The governments of United States and Brazil are committed to working together to promote good regulatory practices that include transparent approaches to public consultation, coordinated interagency review, and regulatory impact analysis. Consistent and transparent regulatory development and implementation practices lead to good regulatory outcomes, avoidance of unnecessary barriers to trade, and better flow of trade between our two countries. The two governments reaffirmed their commitment to joint cooperation on good regulatory practices by signing a Memorandum of Understanding between the Executive Secretariat of the Foreign Trade Council (CAMEX), the Chief of Staff of the Presidency of Brazil, the International Trade Administration (ITA), and the Office of Information and Regulatory Affairs (OIRA) during the 16th plenary meeting. 

•       Ensuring that standards and conformity assessment promote bilateral trade
The United States and Brazil have historically practiced different approaches in the development of standards, and MDIC and DOC agree to continue to work together to bridge these differences and reduce potential standards-related barriers to bilateral trade. To this end, the U.S. National Institute of Standards & Technology (NIST), the Brazilian National Institute of Metrology, Quality and Technology (INMETRO), and several universities from Brazil have exchanged researchers to promote the development of measurement standards and technology that support international commerce and enhance the quality of life for the citizens of both countries. In addition, several governmental bodies in the US and Brazil are being included in the trade partnership working group to strengthen the institutional dialogue and explore potential synergies for mutual cooperation. Brazil and the United States are in discussions about an event in 2019 to exchange best practices on conformity assessment practices, including regulator and industry experiences. In addition, the Brazilian National Telecommunications Agency (ANATEL) and the U.S. Federal Communications Commission (FCC) have exchanged information and experiences to develop a better understanding of the regulatory systems and approaches adopted in each market. The Trade Partnership Working Group also encourages dialogue between the Brazilian and the U.S. private sectors on standards and conformity assessment issues. A fruitful dialogue is being held by the Tile Council of North America (TCNA) and the Brazilian Association of Ceramic Tile Manufacturers (ANFACER), which are close to signing a Reciprocal Agreement Concerning Porcelain Tile Certification Testing for the ceramic tile sector.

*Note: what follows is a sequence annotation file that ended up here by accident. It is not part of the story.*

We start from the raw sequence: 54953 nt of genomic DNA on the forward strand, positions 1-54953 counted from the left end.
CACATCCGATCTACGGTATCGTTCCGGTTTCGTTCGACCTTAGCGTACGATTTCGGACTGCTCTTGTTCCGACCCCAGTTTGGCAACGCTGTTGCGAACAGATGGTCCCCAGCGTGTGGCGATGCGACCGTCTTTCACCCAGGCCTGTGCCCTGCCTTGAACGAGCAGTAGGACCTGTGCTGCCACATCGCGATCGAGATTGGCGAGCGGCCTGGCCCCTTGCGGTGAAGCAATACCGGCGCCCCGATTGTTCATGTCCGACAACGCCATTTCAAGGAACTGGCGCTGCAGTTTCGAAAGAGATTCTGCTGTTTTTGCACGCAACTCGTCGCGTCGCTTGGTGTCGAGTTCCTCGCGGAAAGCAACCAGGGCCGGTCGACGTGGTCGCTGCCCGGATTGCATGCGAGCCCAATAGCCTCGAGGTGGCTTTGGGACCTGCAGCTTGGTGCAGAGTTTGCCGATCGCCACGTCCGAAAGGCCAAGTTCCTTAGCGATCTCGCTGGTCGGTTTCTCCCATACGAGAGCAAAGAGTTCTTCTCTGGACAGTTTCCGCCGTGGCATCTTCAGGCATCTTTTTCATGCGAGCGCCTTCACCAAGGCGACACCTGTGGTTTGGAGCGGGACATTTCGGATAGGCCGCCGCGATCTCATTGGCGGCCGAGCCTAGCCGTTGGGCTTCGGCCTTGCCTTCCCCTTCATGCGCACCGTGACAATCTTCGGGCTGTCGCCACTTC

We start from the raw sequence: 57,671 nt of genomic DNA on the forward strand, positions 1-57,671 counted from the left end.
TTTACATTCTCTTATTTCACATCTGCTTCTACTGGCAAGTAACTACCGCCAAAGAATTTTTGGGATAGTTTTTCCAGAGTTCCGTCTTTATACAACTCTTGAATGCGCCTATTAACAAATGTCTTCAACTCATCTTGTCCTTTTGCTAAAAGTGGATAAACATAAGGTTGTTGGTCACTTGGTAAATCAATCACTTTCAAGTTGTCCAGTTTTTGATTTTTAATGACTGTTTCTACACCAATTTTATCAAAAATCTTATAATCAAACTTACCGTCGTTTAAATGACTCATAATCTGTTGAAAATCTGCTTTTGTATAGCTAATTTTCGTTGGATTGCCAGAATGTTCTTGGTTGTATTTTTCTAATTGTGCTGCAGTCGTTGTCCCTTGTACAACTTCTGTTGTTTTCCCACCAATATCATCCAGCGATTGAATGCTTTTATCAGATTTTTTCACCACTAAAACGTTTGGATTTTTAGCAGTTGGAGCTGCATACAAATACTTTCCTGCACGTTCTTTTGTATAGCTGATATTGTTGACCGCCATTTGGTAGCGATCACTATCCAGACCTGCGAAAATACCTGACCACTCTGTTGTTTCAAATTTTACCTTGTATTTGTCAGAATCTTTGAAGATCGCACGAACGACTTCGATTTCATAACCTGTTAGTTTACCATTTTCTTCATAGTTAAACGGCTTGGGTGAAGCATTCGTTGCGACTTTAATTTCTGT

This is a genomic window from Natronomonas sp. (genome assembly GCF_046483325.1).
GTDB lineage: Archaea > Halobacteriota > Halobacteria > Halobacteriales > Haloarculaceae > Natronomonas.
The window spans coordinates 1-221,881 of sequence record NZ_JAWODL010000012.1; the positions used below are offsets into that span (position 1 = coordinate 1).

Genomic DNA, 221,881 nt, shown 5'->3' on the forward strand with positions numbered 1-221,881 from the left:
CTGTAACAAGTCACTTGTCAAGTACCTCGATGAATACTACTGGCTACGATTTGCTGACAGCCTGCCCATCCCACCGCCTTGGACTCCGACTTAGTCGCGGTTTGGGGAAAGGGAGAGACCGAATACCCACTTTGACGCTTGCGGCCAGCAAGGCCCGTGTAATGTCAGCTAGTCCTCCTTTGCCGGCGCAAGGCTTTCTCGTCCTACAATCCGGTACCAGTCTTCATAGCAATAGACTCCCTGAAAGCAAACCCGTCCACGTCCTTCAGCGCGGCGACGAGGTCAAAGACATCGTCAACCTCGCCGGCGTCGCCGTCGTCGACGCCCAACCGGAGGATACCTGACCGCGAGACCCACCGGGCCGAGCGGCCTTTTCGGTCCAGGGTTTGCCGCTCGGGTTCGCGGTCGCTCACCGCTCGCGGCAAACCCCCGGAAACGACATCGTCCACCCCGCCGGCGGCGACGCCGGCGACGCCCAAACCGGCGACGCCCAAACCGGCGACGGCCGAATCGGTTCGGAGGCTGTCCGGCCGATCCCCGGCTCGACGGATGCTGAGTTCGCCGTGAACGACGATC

•       Increasing access to intellectual property protection and improving efficiency of patent and trademark processes
Both countries are committed to fostering innovation and economic prosperity through the protection of intellectual property. MDIC and DOC will continue the strong partnership between the U.S. Patent & Trademark Office and the Brazilian National Institute for Industrial Property by building upon work sharing arrangements, cooperating to increase efficiency and exchanging best practices to improve the patent and trademark review process. The two sides are committed to furthering intellectual property protection through cooperation in examination training and sharing best practices in quality measures. In this regard, on May 8, 2018, the Patent Prosecution Highway (PPH) pilot project was renewed for two years and expanded to include the information technology sector.

•    Advancing the digital economy 
MDIC and DOC recognize the critical role technology plays as a driving force for competitiveness and innovation across all sectors. As such, the two governments have agreed to launch a new Trade in the Digital Economy Working Group under the Dialogue. This group will exchange best practices focused on developing the trade-related aspects of the digital economy and bolstering electronic commerce, with the ultimate goal of promoting investment, driving innovation and fostering an environment that supports a robust digital sector in both the United States and Brazil.

•    Facilitating increased bilateral investment
Apex-Brasil and SelectUSA will build on their successful partnership to support increased bilateral investment and leverage the synergies between investment, business facilitation and trade. Looking forward, the two organizations will continue to support each other’s outreach efforts as well as share tools and best practices to promote inward investment.

•    Promoting commercial opportunities
With the goal of growing bilateral trade and investment, the Dialogue will continue to identify and develop commercial opportunities, bring together industries to foster partnerships and build upon the strong U.S.-Brazil commercial synergies that already exist. With that goal in mind MDIC, CAMEX, and DOC agreed to explore further work in the Services sector and will work to identify specific services industries where there are opportunities for cooperation.
Looking to the Future
The United States and Brazil have a deep, multifaceted relationship. The Dialogue is a dynamic mechanism through which both countries agree to increased cooperation and collaboration on mutual goals. The goal of the Dialogue is to improve the business environment for U.S. and Brazilian companies to grow, compete and prosper. We are committed to working through the Dialogue and other bilateral and multilateral opportunities to improve the flow of goods and services between our countries towards greater economic prosperity.